Intake of folic acid at least one month before pregnancy and the entire first trimester is highly recommended to decrease birth defects, particularly NTDs [10, 17, 36]. But, the prevalence of folic acid usage at the recommended time in Adama, Ethiopia was found to be 1.92%. Ethiopia is one of the developing countries where the incidence of NTDs is highly prevalent and where 1/3 of women were affected by folate deficiency [10, 19].
In the present study, pregnancy was planned by 71% of the interviewed women, which was consistent with the planning of pregnancy in Croatia . It was higher than usual reports of 50% of pregnancies, being unplanned [7, 16, 34].
Of those women who planned pregnancy 69% used contraceptive and 30.4% inform the healthcare provider before ceasing the contraceptive. As compared to survey in Europe, where 18% of the women were consulted healthcare provider prior to stopping contraceptive, the finding in this study was higher . About 11.3% of the women consulted healthcare providers, particularly about their pregnancy when they plan to become pregnant. Despite all these convenient conditions to give a folic acid supplement only 2.7% of the planning women were prescribed for folic acid during the protective period against NTD, which was very low as compared with 21% usage in Croatia that had similar levels of planned pregnancy .
Even though the number of women who consulted healthcare providers prior to stopping contraceptive in the present study was higher than surveyed women in Europe, usage in Ethiopian women was extremely low as compared to usage by 28% plan to become pregnant and 55% pregnant women in Europe .
In this study, 1.92% of the women were diabetic, 0.7% women had previous history of NTD pregnancies, both of which are high risk factors for occurrence and recurrence of NTD . However, none of them were user of folic acid at the recommended time. This finding was in contrast to the study done in Nigeria, where 40% of women with a previous history of NTD pregnancy were the user at protective period .This difference may be because of the difference in health policy, i.e. there is preconception care in Nigeria but not in Ethiopia .
The occurrence of NTDs among spontaneously aborted fetuses is 10-fold higher than the rate of NTDs at birth . In this study, 15.1% of the study subject had at least one spontaneous abortion in their lifetime. So those women are at high risk for having a baby affected by NTDs.
Women whose age were above 25 were 9.4 fold user of folic acid at protective period than women age 25 and below which was consistent with other studies in USA [27, 34], Croatia , Lebanon , and Tanzania . This finding was in contrast to the other study in Lebanese where young women were more user .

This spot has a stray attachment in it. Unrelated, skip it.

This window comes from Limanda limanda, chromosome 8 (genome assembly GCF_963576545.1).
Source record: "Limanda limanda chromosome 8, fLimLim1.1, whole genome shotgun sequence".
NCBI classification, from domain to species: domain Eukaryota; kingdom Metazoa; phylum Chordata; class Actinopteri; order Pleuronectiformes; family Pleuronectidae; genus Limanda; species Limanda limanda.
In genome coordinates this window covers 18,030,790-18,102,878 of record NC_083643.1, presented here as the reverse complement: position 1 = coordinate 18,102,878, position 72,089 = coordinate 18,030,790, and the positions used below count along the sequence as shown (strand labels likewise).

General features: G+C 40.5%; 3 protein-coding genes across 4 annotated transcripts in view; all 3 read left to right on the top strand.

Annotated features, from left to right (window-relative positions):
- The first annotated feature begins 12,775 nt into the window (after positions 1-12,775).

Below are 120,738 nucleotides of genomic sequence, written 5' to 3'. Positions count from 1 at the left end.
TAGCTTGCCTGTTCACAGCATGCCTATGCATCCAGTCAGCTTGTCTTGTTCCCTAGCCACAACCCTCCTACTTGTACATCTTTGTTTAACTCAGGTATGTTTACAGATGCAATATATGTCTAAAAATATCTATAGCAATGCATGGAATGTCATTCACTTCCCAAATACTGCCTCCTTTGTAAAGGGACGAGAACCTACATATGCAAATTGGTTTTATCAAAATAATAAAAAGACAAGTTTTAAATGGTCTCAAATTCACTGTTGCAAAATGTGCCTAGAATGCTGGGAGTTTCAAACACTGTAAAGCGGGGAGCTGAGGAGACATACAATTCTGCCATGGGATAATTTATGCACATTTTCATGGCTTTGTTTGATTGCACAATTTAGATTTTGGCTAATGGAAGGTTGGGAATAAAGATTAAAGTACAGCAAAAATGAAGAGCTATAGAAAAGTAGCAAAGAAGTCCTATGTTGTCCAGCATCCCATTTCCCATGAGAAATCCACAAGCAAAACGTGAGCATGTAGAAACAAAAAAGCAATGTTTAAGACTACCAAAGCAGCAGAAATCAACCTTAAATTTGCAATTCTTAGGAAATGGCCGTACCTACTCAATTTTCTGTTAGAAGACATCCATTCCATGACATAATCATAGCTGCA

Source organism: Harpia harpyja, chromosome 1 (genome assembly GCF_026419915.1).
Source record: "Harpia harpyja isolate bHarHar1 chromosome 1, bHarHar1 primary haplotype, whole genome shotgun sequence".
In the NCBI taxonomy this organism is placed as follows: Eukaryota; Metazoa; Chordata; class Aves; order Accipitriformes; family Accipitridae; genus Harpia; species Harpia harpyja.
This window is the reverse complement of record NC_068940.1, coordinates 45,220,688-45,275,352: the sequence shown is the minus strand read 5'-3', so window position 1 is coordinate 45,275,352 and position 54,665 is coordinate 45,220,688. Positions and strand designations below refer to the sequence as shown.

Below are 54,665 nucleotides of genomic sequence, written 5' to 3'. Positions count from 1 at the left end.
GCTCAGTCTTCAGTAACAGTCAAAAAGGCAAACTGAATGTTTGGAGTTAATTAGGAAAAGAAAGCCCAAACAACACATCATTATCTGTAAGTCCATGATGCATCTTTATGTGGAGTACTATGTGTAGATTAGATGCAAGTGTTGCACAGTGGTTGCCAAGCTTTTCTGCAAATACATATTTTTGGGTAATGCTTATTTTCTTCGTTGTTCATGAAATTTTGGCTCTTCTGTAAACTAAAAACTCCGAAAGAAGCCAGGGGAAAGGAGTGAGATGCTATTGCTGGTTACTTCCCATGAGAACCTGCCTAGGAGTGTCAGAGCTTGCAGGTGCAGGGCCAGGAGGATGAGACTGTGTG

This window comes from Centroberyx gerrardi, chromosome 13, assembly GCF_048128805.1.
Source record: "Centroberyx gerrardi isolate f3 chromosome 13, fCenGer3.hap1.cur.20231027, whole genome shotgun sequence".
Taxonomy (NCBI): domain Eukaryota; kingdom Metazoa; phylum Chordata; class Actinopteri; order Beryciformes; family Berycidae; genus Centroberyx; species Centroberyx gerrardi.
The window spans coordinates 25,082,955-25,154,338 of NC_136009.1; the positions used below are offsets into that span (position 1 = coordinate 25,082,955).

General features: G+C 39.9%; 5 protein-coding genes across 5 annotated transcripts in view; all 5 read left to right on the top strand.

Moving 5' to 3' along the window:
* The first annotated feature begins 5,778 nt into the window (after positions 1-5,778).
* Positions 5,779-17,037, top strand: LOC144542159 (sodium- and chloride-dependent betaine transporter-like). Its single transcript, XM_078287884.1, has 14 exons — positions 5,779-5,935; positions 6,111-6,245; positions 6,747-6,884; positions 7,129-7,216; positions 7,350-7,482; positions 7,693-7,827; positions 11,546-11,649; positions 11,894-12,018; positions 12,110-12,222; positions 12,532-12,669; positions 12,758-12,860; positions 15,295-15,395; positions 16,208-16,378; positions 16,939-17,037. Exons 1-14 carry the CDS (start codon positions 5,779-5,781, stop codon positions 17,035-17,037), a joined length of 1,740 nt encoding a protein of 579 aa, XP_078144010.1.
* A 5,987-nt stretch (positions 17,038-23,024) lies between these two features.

Early timing of antenatal registration and number of ANC visits also positively associated with folic acid usage for NTD prevention as other studies done in Tanzania, India, Honduras [29, 30, 35].The study findings were consistent with other studies who have reported that the level of folic acid awareness predicts folic acid usage at protective period.
In this study, women who consulted healthcare providers when they plan to become pregnant were 6.3 times more likely to take folic acid at protective period than who did not consult. Similar to studies in Lebanon and Nigeria previous history of unsuccessful pregnancies was positively associated with intake of folic acid at protective period against NTDs [1, 25].
Data reported during the last 7 years from USA, Australia, Lebanon, Iran, United Arab Emirate and Nigeria shows folic acid usage at protective period against an NTDs range from 2.5% to 76% [1, 5, 10, 15, 25, 31, 36, 38]. The prevalence of folic acid users in this study is even lower than the least range. However, it is higher than a study done among Honduran women in 2007 which was 0.2% .
In Ethiopia, there are health facilities distributed in every city and villages in which healthcare providers deliver different medical and health need of the society including the ANC. However, folic acid usage is very low.
The poor intake of folic acid among Ethiopian women could be a result of low recommendation from policy makers, less prescription, and recommendations by healthcare providers and lack of awareness about folic acid supplements, its importance and the recommended time among women. The other one may be failures of healthcare providers to prescribe folic acid at protective time and lack of preconception care.
The study is a hospital based study on women who seek routine ANC. The result may only reflect usage among women who might have high health service seeking behavior. Another limitation of the study was it is conducted in one region, relatively a big city. So the finding of this study may not be generalized to other regions of the country, especially rural areas and small towns. Despite those limitations, the present study provides some insight into the practice of women for usage of folic acid for prevention of neural tube defects.